Kaifi Aur Main

(Background post on the play “Kaifi aur Main”)

“Kaifi aur Main” is played out by Shabana Azmi and Javed Akhtar reading selected texts from Shaukat Azmi’s recently published memoir read by Shabana Azmi and Javed Akhtar reading out from Kaifi’s writings.

The major part of the narrative recounts the days of Kaifi and Shaukat Azmi till the early fifties when they lived in the famous Bombay Commune of the Communist Party. As others who lived through those days have also recounted, it was a time when it was “the very heavens to be alive.” The Party was young, most of the leading cadres were in their twenties or thirties, and there was till hope- the dissensions that were to begin with the exposure of Stalin’s crimes were yet to emerge.

Both Shaukat and Kaifi describe how the life in the commune was, and both recollect the late CPI Gen Sec P.C. Joshi. I specially liked the bit when he instructed the other members of the commune that Kaifi be allowed to get up late. It was also a revelation that the Party had initially decided that Shaukat Azmi not have her baby when Kaifi was in jail. It was only on her persistence that the Party agreed to let Shabana be born !

There is much of history well peppered with humor and though the music is nearly all from Kaifi’s films, it perhaps enhanced the popular appeal of the play.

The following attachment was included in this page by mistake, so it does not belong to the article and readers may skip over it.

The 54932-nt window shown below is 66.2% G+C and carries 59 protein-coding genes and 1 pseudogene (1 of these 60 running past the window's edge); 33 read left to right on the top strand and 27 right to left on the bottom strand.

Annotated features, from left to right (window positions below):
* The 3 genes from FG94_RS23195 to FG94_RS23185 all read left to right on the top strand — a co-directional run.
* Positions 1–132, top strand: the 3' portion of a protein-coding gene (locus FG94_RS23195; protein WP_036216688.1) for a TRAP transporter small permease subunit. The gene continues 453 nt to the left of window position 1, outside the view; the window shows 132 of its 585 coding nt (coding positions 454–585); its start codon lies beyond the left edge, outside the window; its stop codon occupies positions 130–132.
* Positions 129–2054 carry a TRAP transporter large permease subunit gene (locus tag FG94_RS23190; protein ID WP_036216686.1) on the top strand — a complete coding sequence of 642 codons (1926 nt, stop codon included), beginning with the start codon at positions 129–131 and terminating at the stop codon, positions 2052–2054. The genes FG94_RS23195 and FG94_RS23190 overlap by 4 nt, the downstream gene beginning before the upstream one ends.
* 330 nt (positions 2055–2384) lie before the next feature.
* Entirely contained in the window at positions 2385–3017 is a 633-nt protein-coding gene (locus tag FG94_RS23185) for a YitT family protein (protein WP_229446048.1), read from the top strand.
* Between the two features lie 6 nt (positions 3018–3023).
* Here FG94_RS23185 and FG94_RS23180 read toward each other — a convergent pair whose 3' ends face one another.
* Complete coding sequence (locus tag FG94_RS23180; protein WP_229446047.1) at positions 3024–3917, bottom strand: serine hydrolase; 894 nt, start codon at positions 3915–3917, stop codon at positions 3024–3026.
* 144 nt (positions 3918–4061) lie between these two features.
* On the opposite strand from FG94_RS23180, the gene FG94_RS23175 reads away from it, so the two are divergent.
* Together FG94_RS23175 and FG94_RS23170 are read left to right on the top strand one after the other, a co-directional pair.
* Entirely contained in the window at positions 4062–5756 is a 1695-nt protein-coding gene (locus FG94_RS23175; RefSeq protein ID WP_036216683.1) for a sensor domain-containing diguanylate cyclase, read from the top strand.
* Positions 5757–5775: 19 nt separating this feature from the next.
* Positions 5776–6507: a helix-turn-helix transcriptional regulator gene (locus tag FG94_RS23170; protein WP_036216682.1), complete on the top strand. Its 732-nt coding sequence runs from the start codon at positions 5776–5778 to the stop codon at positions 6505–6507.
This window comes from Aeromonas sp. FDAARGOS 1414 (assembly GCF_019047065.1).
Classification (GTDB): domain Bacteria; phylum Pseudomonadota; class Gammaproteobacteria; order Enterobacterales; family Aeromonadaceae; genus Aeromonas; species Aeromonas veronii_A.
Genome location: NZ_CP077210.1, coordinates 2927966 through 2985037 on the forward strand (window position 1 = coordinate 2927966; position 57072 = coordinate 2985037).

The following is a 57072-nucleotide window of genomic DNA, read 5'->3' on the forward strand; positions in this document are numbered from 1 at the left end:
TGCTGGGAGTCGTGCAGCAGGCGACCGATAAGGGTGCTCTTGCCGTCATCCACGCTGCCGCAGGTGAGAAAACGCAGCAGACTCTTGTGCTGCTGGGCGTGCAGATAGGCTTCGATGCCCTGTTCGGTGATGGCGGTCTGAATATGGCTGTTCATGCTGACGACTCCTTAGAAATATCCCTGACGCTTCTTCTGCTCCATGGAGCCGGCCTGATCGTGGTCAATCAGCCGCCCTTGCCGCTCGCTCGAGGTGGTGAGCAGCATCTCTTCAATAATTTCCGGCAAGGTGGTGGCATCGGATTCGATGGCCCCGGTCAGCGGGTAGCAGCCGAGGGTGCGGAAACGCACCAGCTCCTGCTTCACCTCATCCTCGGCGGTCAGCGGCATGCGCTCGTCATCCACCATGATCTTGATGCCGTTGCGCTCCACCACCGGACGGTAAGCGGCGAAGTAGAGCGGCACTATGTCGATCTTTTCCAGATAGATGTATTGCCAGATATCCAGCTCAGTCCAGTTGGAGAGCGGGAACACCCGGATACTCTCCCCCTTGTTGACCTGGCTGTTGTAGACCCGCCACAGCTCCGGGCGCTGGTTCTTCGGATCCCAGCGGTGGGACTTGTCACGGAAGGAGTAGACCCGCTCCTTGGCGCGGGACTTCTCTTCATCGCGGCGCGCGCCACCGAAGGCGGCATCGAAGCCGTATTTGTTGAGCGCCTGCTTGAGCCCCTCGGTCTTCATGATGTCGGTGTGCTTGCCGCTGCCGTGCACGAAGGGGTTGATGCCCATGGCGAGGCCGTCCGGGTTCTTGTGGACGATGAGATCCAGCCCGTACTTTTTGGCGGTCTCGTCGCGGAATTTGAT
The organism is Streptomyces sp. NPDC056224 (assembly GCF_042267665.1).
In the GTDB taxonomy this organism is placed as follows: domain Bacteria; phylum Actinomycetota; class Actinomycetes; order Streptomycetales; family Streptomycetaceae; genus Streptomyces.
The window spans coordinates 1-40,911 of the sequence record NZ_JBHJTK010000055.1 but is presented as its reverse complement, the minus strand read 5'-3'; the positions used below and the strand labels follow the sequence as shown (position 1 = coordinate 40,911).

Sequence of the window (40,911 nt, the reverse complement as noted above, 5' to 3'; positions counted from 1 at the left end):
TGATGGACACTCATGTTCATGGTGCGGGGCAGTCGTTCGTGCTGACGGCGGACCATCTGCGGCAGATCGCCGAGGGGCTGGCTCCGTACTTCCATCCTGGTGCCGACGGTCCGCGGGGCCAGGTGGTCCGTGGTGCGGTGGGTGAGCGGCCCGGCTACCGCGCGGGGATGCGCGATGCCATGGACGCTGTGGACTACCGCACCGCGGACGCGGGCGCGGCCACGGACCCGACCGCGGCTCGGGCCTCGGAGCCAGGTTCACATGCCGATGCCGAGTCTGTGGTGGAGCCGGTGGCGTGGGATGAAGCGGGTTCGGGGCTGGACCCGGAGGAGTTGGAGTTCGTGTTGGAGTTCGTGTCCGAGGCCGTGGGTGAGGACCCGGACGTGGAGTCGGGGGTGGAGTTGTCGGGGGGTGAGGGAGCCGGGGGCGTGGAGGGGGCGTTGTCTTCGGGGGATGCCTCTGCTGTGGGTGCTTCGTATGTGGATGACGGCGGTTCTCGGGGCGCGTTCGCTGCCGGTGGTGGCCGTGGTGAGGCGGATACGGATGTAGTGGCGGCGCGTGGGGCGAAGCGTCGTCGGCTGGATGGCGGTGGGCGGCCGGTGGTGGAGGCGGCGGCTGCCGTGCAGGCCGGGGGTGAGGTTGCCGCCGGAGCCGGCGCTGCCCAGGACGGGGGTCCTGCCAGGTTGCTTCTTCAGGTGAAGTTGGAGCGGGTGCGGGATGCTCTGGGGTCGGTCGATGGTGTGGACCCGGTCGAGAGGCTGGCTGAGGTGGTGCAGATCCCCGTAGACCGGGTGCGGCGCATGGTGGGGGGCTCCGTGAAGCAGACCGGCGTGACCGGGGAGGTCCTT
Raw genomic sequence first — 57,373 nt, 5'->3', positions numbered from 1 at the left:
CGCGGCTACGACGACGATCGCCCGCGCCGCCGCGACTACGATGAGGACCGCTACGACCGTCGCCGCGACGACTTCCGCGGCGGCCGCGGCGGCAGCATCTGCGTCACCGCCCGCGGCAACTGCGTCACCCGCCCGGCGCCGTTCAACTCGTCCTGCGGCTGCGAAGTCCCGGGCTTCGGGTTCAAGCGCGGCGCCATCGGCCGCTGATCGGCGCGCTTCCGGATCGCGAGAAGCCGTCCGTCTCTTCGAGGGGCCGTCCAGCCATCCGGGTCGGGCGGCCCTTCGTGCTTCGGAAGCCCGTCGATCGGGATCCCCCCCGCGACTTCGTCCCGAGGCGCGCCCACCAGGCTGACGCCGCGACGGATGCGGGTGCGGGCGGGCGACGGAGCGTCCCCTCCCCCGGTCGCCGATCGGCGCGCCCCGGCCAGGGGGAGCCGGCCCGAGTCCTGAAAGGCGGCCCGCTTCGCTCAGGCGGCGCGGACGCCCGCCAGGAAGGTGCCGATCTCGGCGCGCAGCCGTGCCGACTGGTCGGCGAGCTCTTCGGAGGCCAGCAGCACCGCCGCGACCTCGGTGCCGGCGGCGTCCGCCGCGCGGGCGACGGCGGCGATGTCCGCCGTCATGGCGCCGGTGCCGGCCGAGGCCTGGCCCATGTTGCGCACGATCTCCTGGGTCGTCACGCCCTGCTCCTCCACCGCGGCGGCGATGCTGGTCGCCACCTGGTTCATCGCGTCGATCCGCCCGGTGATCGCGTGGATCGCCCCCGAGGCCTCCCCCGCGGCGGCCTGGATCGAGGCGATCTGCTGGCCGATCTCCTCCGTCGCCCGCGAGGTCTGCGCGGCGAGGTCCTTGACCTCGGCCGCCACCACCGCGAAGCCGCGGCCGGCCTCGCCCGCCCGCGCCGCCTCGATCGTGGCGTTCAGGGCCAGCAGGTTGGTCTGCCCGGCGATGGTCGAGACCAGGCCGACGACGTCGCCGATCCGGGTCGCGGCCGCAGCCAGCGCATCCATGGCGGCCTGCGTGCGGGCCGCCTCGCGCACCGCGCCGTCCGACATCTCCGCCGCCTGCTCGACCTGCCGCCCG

Shabana Azmi undoubtedly carried the day, her performance carried the soul not only of Shaukat but also Kaifi Azmi. Javed Akhtar’s performace is a constant let down, his lisp making his rendition all the more labored, except in the end when in an inspired moment, he stands up and recites his own nazm on Kaifi Azmi.

Ramesh Talwar, the veteran IPTA director who has directed this play as well, would have suited better with his sonorous voice and amazing command over the language.

Jaswinder Singh had a confident and melodious start with “Meri Awaz Suno” though the remaining ones did not hold onto the promise established in the first one. Only “Tun jo mil gaye ho”, rendered with uncharacteristic flamboyance brought life to the songs, though a few others were good too (specially “Waqt ne kiya”).

A few short clips from the play. I did not expect them to come out so well, and should have carried more memory in my camera.


Kaifi Azmi: The Poet who would die in Socialist India

(The play Kaifi aur Main based on the memoir written by Shaukat Azmi, and played by Shabana Azmi and Javed Akhtar is currently on tour in India)

Kaifi Azmi was part of the fiery triumvirate of the Urdu poets in post independent India. Along with Sahir Ludhianvi and Ali Sardar Jafri, Kaifi Azmi wrote “red poetry” when the appeal of socialism among the intelligentsia in India and the world at large was substantial.